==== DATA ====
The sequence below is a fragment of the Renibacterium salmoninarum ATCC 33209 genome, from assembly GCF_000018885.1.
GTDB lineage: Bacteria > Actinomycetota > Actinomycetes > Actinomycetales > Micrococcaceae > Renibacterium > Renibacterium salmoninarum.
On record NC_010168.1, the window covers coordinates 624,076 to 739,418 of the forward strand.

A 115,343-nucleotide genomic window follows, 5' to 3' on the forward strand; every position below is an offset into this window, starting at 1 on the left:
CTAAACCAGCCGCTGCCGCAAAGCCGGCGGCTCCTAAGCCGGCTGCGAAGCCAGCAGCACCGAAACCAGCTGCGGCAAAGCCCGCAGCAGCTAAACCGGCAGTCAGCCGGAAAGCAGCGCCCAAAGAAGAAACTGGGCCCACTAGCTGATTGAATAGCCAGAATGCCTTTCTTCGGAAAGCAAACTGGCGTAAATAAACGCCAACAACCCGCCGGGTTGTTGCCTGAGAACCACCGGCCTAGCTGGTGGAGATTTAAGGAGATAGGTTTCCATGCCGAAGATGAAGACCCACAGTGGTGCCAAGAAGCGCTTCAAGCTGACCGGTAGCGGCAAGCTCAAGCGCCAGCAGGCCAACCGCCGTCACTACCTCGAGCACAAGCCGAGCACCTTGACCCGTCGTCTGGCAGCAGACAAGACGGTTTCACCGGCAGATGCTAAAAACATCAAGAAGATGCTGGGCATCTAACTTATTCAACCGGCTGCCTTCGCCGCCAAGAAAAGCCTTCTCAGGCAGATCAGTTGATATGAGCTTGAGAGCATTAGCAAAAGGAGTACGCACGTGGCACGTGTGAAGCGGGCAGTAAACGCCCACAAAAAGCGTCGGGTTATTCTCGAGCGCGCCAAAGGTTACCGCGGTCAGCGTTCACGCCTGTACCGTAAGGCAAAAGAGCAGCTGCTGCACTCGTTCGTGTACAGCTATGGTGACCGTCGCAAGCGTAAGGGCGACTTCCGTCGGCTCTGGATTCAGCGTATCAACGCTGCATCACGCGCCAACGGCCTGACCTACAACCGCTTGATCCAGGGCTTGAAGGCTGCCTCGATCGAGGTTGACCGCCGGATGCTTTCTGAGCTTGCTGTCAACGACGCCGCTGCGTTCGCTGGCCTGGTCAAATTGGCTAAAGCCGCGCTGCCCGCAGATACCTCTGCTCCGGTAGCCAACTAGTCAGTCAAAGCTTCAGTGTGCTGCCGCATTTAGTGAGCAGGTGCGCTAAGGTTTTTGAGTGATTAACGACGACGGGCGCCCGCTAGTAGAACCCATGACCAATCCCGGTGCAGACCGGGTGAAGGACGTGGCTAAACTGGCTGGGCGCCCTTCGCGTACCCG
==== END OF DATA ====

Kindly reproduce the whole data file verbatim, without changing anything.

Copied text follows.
The sequence below is a fragment of the Renibacterium salmoninarum ATCC 33209 genome, from assembly GCF_000018885.1.
GTDB lineage: Bacteria > Actinomycetota > Actinomycetes > Actinomycetales > Micrococcaceae > Renibacterium > Renibacterium salmoninarum.
On record NC_010168.1, the window covers coordinates 624,076 to 739,418 of the forward strand.

A 115,343-nucleotide genomic window follows, 5' to 3' on the forward strand; every position below is an offset into this window, starting at 1 on the left:
CTAAACCAGCCGCTGCCGCAAAGCCGGCGGCTCCTAAGCCGGCTGCGAAGCCAGCAGCACCGAAACCAGCTGCGGCAAAGCCCGCAGCAGCTAAACCGGCAGTCAGCCGGAAAGCAGCGCCCAAAGAAGAAACTGGGCCCACTAGCTGATTGAATAGCCAGAATGCCTTTCTTCGGAAAGCAAACTGGCGTAAATAAACGCCAACAACCCGCCGGGTTGTTGCCTGAGAACCACCGGCCTAGCTGGTGGAGATTTAAGGAGATAGGTTTCCATGCCGAAGATGAAGACCCACAGTGGTGCCAAGAAGCGCTTCAAGCTGACCGGTAGCGGCAAGCTCAAGCGCCAGCAGGCCAACCGCCGTCACTACCTCGAGCACAAGCCGAGCACCTTGACCCGTCGTCTGGCAGCAGACAAGACGGTTTCACCGGCAGATGCTAAAAACATCAAGAAGATGCTGGGCATCTAACTTATTCAACCGGCTGCCTTCGCCGCCAAGAAAAGCCTTCTCAGGCAGATCAGTTGATATGAGCTTGAGAGCATTAGCAAAAGGAGTACGCACGTGGCACGTGTGAAGCGGGCAGTAAACGCCCACAAAAAGCGTCGGGTTATTCTCGAGCGCGCCAAAGGTTACCGCGGTCAGCGTTCACGCCTGTACCGTAAGGCAAAAGAGCAGCTGCTGCACTCGTTCGTGTACAGCTATGGTGACCGTCGCAAGCGTAAGGGCGACTTCCGTCGGCTCTGGATTCAGCGTATCAACGCTGCATCACGCGCCAACGGCCTGACCTACAACCGCTTGATCCAGGGCTTGAAGGCTGCCTCGATCGAGGTTGACCGCCGGATGCTTTCTGAGCTTGCTGTCAACGACGCCGCTGCGTTCGCTGGCCTGGTCAAATTGGCTAAAGCCGCGCTGCCCGCAGATACCTCTGCTCCGGTAGCCAACTAGTCAGTCAAAGCTTCAGTGTGCTGCCGCATTTAGTGAGCAGGTGCGCTAAGGTTTTTGAGTGATTAACGACGACGGGCGCCCGCTAGTAGAACCCATGACCAATCCCGGTGCAGACCGGGTGAAGGACGTGGCTAAACTGGCTGGGCGCCCTTCGCGTACCCG